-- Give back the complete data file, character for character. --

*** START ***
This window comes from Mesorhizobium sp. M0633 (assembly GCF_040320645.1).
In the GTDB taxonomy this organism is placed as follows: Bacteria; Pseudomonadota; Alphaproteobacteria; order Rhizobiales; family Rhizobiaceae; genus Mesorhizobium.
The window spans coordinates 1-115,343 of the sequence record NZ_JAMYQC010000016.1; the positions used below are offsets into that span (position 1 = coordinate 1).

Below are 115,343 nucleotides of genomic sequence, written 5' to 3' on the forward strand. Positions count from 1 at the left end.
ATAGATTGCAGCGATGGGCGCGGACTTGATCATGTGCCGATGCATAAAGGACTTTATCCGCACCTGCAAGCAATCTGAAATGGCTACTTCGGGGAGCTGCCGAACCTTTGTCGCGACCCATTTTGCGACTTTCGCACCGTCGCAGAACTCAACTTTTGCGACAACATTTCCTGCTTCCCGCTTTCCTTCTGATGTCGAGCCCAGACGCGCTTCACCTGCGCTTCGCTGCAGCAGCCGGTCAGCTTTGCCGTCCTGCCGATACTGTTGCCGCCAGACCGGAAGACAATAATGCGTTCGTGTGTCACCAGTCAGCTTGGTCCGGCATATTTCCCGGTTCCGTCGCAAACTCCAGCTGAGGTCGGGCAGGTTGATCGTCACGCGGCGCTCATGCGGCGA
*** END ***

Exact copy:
This window comes from Mesorhizobium sp. M0633 (assembly GCF_040320645.1).
In the GTDB taxonomy this organism is placed as follows: Bacteria; Pseudomonadota; Alphaproteobacteria; order Rhizobiales; family Rhizobiaceae; genus Mesorhizobium.
The window spans coordinates 1-115,343 of the sequence record NZ_JAMYQC010000016.1; the positions used below are offsets into that span (position 1 = coordinate 1).

Below are 115,343 nucleotides of genomic sequence, written 5' to 3' on the forward strand. Positions count from 1 at the left end.
ATAGATTGCAGCGATGGGCGCGGACTTGATCATGTGCCGATGCATAAAGGACTTTATCCGCACCTGCAAGCAATCTGAAATGGCTACTTCGGGGAGCTGCCGAACCTTTGTCGCGACCCATTTTGCGACTTTCGCACCGTCGCAGAACTCAACTTTTGCGACAACATTTCCTGCTTCCCGCTTTCCTTCTGATGTCGAGCCCAGACGCGCTTCACCTGCGCTTCGCTGCAGCAGCCGGTCAGCTTTGCCGTCCTGCCGATACTGTTGCCGCCAGACCGGAAGACAATAATGCGTTCGTGTGTCACCAGTCAGCTTGGTCCGGCATATTTCCCGGTTCCGTCGCAAACTCCAGCTGAGGTCGGGCAGGTTGATCGTCACGCGGCGCTCATGCGGCGA